As it turns out, Lou Piniella will not be finishing the season as the Chicago Cubs manager. As the 67 year old manager announced today that after today’s game he will be stepping down as the Cubs manager. After the declining health of his 90 year old mother, Lou decided that now would be the right time to step down as Cubs manager and tend to his ailing mother. Cubs General Manager Jim Hendry has told Mike Quade that he will be the interim manager for the remainder of the season. Hendry also told Quade that he is a candidate for the job. Alan Trammell was informed by Hendry that he will not be considered for the manager’s position this off-season.
Here is a statement from Lou Piniella announcing that he will be stepping down…
"“When I previously announced my intentions to retire at the end of the season, a primary reason for my decision was that it would allow me to spend more valuable time with my family,” Piniella said in a statement. “That time has unfortunately gotten here sooner than I could have ever expected. As many know, the several weeks since that announcement was made have been very difficult on a family level, requiring two leaves of absence from the club. While I fully intended to manage this club the rest of the season, a family situation at home now requires my full attention.“As I said last month, I couldn’t be more appreciative of the Cubs organization for providing me the opportunity to be their manager. I wouldn’t trade this experience for anything in the world and I consider this the ultimate way to end my managerial career.“I couldn’t be more appreciative of my coaches and training staff. They have been professional and supportive. And thank you to my players for the successes we shared and their efforts.“Finally, to the Cubs fans, thank you for four wonderful seasons. You are the best, most deserving fans in all of baseball and it has been an honor to manage your ballclub.” CHICAGO BREAKING SPORTS"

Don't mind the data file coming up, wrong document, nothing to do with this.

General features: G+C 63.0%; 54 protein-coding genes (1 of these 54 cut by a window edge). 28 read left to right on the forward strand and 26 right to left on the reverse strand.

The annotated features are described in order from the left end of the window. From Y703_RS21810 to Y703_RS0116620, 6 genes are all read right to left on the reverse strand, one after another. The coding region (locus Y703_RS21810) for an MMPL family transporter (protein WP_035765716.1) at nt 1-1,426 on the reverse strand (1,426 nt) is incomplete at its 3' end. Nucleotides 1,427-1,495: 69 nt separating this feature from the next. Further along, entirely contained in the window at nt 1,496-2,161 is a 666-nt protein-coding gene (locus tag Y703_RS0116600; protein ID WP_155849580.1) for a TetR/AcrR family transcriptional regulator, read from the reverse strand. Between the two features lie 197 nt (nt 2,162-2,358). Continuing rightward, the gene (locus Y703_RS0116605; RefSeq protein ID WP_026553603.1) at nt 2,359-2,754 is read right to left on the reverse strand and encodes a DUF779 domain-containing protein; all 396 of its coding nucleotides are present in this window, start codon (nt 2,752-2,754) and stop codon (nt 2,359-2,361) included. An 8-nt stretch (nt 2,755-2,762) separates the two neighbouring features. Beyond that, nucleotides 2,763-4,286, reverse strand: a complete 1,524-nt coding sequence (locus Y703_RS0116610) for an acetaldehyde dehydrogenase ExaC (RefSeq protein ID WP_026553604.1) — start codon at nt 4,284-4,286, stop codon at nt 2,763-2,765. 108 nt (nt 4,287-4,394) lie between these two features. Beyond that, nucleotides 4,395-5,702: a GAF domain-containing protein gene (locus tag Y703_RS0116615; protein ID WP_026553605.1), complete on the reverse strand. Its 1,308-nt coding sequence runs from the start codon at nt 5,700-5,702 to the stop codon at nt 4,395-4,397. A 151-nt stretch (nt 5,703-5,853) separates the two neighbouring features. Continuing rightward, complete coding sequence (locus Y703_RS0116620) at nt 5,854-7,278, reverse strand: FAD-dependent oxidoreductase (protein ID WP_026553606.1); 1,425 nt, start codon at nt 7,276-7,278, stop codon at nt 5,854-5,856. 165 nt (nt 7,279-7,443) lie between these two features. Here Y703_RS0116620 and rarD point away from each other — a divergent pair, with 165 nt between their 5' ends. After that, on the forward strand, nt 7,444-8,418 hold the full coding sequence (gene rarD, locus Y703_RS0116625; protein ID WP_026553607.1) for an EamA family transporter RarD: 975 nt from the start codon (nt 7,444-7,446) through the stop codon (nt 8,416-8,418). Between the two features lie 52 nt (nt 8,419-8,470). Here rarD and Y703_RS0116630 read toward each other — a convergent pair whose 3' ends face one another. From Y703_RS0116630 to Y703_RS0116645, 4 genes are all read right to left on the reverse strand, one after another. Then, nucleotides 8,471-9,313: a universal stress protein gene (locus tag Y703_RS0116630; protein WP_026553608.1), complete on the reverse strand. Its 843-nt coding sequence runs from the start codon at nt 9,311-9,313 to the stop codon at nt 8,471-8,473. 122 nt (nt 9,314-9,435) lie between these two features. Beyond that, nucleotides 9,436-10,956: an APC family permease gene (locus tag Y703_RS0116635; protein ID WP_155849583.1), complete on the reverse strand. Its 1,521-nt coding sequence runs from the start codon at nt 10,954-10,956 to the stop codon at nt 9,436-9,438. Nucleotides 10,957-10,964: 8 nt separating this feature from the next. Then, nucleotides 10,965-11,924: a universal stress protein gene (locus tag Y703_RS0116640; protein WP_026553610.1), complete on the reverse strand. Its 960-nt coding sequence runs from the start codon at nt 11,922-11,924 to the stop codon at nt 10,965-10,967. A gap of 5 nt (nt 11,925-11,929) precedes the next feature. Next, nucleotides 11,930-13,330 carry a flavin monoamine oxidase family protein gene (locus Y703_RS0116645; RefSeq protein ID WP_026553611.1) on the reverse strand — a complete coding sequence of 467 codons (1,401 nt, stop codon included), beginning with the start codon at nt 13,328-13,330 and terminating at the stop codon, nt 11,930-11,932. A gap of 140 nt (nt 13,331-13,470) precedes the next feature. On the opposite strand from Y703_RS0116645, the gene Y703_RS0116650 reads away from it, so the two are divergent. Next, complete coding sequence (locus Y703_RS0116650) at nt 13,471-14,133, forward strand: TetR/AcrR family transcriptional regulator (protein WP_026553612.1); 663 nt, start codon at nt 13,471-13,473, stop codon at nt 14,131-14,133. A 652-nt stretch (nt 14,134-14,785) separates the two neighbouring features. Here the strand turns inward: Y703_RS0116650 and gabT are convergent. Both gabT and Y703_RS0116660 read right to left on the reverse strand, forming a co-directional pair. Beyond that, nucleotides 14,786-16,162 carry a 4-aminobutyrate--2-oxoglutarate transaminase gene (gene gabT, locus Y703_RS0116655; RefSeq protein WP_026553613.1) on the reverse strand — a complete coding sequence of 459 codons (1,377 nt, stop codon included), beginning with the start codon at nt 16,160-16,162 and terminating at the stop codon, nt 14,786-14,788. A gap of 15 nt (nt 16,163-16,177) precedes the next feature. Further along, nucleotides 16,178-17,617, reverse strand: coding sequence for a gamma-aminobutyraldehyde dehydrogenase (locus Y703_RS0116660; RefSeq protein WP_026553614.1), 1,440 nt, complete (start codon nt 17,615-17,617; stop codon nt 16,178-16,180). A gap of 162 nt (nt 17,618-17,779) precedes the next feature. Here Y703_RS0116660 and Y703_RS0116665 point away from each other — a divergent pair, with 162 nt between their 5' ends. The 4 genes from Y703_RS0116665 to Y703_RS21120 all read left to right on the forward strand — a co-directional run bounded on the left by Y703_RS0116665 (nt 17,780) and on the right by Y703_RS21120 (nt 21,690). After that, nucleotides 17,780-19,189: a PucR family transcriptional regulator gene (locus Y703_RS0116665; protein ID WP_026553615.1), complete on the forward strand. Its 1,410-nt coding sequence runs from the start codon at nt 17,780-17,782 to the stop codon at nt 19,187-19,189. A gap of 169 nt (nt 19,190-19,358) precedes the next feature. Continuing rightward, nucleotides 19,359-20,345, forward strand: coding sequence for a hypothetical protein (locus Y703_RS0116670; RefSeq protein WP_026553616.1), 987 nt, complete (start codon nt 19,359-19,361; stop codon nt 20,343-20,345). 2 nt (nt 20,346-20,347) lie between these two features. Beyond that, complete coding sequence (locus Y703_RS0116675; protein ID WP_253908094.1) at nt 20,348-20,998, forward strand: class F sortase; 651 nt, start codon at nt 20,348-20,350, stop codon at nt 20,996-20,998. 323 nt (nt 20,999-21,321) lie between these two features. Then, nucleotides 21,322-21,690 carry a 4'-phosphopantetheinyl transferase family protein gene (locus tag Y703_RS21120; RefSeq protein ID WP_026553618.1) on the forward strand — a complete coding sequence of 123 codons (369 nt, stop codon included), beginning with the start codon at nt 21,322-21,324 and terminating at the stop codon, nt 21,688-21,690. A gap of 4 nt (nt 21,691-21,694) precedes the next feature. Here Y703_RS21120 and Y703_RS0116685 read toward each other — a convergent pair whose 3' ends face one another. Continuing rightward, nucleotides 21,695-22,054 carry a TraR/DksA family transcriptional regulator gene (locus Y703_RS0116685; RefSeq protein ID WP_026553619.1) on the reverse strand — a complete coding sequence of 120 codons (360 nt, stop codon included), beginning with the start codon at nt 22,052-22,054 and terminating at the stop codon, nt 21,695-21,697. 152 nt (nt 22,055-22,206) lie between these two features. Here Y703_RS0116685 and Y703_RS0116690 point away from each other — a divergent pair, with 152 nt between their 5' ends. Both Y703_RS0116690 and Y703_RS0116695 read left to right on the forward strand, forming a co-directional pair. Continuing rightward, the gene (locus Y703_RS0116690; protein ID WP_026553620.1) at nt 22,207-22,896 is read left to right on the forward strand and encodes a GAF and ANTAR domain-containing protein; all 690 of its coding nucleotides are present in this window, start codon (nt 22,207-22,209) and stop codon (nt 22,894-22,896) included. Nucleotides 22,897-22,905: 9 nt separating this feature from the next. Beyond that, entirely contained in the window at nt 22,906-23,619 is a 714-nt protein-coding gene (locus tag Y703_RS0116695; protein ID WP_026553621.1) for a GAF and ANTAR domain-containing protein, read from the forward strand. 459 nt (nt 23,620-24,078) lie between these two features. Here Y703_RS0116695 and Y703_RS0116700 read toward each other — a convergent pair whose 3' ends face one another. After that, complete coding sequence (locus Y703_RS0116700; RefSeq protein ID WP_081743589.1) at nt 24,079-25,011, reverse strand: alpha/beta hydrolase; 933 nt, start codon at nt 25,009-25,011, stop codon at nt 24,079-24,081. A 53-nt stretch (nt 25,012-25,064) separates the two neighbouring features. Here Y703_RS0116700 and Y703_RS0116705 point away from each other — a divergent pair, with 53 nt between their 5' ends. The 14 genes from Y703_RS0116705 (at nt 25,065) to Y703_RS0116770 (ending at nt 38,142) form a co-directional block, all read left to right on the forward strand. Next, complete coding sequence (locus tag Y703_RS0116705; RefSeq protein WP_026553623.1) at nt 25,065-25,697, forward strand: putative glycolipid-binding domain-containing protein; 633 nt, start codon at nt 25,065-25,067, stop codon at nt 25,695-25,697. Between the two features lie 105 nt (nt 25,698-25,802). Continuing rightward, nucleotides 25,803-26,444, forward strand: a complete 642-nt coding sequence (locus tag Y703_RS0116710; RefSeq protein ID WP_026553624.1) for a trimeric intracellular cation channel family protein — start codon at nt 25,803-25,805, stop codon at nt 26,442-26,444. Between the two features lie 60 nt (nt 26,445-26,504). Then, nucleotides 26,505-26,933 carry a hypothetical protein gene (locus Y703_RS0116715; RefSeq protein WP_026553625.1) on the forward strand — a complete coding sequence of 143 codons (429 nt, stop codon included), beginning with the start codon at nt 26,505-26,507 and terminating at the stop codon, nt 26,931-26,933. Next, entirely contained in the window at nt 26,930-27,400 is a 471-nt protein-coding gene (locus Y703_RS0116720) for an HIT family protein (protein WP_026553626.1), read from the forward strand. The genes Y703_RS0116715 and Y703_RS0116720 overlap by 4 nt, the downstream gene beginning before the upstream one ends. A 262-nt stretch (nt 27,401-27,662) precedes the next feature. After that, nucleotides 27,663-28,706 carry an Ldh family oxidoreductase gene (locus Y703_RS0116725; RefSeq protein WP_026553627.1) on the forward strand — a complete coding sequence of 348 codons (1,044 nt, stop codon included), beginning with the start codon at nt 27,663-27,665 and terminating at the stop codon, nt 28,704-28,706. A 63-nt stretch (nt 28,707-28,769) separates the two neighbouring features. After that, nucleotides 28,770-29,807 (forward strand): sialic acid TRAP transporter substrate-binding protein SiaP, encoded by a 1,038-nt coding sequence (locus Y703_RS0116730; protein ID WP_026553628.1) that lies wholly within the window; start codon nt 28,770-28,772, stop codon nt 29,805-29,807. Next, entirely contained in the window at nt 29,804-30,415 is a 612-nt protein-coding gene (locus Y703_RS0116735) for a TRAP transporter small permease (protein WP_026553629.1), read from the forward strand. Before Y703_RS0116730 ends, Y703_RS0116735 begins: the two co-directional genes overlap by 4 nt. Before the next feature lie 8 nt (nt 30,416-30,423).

Here Are the Respective Statements from Chairman Tom Ricketts, and GM Jim Hendry…
"The Chicago Cubs are honored to have had Lou Piniella as our manager for the last four years,” said Ricketts. “My family and I respect Lou’s decision to retire from the game he loves and thank him for his years of dedicated service. He is an icon in the world of baseball and we are grateful for his time with this organization.”“Lou helped raise the bar here for this entire organization and for that we’ll be forever thankful,” said Hendry. “We understand he needs to be with his family and respect his decision to retire at this time. We salute his tremendous career and wish him and his family long-term health and happiness.”"
Best of wishes go out to Lou Piniella and his family, but as the saying goes the show must go on. Mike Quade will now get a month and half to audition for the Cubs position, which may give him a leg up on the other candidates for the position.
As for Lou Piniella, I’m sure none of us could have imagined that this would be how his Cubs tenure would be coming to an end. While Lou Piniella may not be the best manager the Cubs have had, he certainly will be one of the most memorable managers the Cubs have ever had. He is the first manager in 100 years to lead the Cubs to back to back consecutive seasons, as well as three straight winning seasons. However, Lou Piniella failed, like many other managers, to lead the Chicago Cubs to their first World Series title.